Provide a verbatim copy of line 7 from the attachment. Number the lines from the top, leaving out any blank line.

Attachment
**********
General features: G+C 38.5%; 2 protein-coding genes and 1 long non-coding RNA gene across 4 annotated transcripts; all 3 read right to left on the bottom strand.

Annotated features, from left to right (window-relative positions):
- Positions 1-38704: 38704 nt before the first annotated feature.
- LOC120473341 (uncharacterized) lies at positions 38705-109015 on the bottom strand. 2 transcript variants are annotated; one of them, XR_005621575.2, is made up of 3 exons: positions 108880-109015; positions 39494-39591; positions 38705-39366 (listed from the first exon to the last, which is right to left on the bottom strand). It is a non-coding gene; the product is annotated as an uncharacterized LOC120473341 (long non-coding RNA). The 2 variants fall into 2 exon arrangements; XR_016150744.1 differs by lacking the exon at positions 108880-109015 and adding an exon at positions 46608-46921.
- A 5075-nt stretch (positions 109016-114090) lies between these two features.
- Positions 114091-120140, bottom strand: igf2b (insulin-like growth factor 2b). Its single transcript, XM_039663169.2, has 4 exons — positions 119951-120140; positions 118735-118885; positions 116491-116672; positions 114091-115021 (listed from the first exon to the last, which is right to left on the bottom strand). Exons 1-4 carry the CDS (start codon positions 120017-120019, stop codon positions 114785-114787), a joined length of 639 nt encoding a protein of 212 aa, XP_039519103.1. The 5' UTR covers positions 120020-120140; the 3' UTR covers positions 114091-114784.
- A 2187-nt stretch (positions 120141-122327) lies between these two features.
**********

- A 2187-nt stretch (positions 120141-122327) lies between these two features.